Condensed Matter Physics

Welcome to the Pierce Physics Laboratory webpages. We are a condensed matter physics research group in the School of Physics and Astronomy at Rochester Institute of Technology. We study Nanoscale Materials, Surfaces, Interfaces, Disorder, Spontaneous Ordering, and Magnetism, using a combination of x-ray diffraction, coherent scattering, direct surface microscopy, and traditional surface science techniques. We perform science that, while academic and interesting in its own right, supports things such as cleaner burning reactions, electrocatalysis for fuel cells, CO2 sequestration, magnetic storage media and other technologically important fields.

What is Condensed Matter Physics?

Condensed Matter Physicists study matter and materials from familiar sizes down to the atomic scale. This field is often cross-disciplinary, examining a diverse spectrum of nature with a broad range of investigative techniques. However, at the core, it is the combination of quantum mechanics, electrodynamics, and statistical physics. It strives to explain and predict cooperative phenomena in solids based on fundamental interactions between atoms or molecules. The kinds of physical systems studied range from basic solids and liquids, to more exotic kinds of matter that exhibit superconductivity, atomic spin-spin magnetic interactions, spontaneous ordering, and low dimensional systems. This intellectually interesting branch of physics is also at the heart of modern technology: advances in semiconductors, magnetic storage media, and clean energy technology all depend upon foundations in condensed matter physics.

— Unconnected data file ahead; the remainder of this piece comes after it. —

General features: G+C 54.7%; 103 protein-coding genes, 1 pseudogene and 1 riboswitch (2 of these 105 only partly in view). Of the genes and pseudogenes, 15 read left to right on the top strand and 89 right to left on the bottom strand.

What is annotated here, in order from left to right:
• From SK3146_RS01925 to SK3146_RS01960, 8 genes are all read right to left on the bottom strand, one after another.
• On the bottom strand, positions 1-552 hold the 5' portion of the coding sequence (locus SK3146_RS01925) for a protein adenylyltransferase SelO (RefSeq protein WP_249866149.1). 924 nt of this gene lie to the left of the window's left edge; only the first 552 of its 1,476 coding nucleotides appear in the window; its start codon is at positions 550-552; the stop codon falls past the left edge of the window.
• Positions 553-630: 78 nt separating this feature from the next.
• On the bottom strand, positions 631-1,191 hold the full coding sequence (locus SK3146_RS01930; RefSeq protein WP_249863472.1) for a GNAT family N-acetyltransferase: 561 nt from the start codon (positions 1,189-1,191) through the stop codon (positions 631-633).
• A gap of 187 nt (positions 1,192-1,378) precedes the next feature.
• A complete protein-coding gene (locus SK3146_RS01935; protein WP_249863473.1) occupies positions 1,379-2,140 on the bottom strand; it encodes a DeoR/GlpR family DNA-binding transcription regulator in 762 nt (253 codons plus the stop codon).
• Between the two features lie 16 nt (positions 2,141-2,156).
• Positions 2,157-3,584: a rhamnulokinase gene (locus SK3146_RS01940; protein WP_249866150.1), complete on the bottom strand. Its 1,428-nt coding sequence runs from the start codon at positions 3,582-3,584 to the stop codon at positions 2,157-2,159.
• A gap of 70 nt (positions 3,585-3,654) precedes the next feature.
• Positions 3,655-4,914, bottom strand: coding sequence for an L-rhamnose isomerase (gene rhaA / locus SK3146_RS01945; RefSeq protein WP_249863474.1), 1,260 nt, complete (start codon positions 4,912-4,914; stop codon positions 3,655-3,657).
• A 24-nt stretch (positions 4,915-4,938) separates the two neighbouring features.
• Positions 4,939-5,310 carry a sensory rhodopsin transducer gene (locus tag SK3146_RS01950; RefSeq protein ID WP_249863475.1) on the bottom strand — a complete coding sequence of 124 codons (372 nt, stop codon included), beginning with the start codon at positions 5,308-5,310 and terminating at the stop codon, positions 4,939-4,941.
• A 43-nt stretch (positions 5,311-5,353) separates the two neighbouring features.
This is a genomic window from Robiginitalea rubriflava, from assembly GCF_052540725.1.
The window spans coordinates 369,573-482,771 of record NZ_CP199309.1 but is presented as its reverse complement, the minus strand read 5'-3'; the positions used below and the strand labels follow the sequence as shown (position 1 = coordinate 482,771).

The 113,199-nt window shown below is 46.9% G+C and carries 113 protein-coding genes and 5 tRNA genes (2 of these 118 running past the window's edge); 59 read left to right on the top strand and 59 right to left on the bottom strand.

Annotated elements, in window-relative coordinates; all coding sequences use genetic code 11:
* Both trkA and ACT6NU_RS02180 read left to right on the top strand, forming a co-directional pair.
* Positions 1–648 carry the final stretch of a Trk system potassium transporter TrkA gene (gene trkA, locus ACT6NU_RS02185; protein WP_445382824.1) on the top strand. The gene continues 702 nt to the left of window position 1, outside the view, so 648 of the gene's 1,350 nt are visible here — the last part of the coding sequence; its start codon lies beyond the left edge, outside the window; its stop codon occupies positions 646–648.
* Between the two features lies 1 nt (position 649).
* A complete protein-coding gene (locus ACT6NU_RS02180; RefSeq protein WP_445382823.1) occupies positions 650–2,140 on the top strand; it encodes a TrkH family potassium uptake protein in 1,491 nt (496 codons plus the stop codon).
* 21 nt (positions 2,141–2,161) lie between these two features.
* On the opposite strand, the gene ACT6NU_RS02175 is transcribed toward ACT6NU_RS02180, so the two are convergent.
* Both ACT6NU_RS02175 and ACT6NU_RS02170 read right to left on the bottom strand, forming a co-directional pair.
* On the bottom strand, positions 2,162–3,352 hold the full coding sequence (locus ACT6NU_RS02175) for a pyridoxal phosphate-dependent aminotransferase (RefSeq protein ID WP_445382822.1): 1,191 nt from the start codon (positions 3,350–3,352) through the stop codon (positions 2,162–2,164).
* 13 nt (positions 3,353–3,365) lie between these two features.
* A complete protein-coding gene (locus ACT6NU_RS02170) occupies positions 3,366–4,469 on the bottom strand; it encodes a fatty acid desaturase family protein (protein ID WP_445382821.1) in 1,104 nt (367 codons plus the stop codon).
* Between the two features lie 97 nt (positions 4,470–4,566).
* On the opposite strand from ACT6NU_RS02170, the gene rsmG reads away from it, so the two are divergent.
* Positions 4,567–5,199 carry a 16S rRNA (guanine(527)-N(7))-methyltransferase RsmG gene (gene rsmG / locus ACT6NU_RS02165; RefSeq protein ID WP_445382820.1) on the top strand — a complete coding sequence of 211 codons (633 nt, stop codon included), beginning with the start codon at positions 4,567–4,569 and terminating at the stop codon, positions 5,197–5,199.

Students can readily be included in research projects that prepare them for a wide range of future opportunities from graduate school, to industry or national laboratory positions, as well as entrepreneurial pursuits. Typically students will gain hands-on experience with a variety of modern laboratory tools (e.g., x-ray diffraction, microscopy, magnetometry, or UHV spectroscopy) that find broad application in many fields beyond just condensed matter physics. Faculty commonly collaborate with other researchers within RIT (such as the nano-Imaging Scanning Electron Microscopy facilities) as well as colleagues from national laboratories and industry.

Until we make our Wiki pages public, we’ll place a few things below that are useful.

  • SPEC (fourc, psic, etc…) command cheat sheet : a one-page print out of the most common and useful commands for the x-ray software SPEC. As always, if you don’t know what the command does, or the arguments, just type the blank command (or use “prdef ”).
  • Instructions on the x-ray interlock : Here is the step by step guide of the things necessary to get x-rays into the hutch. It doesn’t mean there are not additional things you need for your experiment, but it’s a list of things that you’ll have to do.

Recent Selected Publications

M.S. Pierce, J.E. Davies, J.J. Turner, J.E. Davies, K. Chesnel, E.E. Fullerton, R. Hailstone, S.D. Kevan, J.B. Kortright, K. Liu, J. Nam, L.B. Sorensen, B.R. York, and O. Hellwig. “The influence of structural disorder on magnetic domain formation in perpendicular anisotropy thin films.” Physical Review B 87, 184428 (2013).

Michael S. Pierce, Vladimir Komanicky, Daniel C. Hennessy, Chenhui Zhu, Alec Sandy, and Hoydoo You. ``
Dynamics of the Au (001) surface in electrolytes: In situ coherent x-ray scattering.Physical Review B 86, 085410 (2012).

M.S. Pierce, K.C. Chang, D. Hennessy, V. Komanicky, J. Strzalka, A. Sandy, A. Barbour, and Hoydoo You. ``
Persistent Oscillations of X-ray Speckles: Pt (001) Step Flow." Applied Physics Letters 99, 121910 (2011).

M.S. Pierce, K.C. Chang, D. Hennessy, V. Komanicky, A. Sandy, M. Sprung, and Hoydoo You. ``
Coherent surface diffraction: X-ray speckles from the Au (001) surface monolayer reconstruction." Physical Review Letters, 103, 165501 (2009).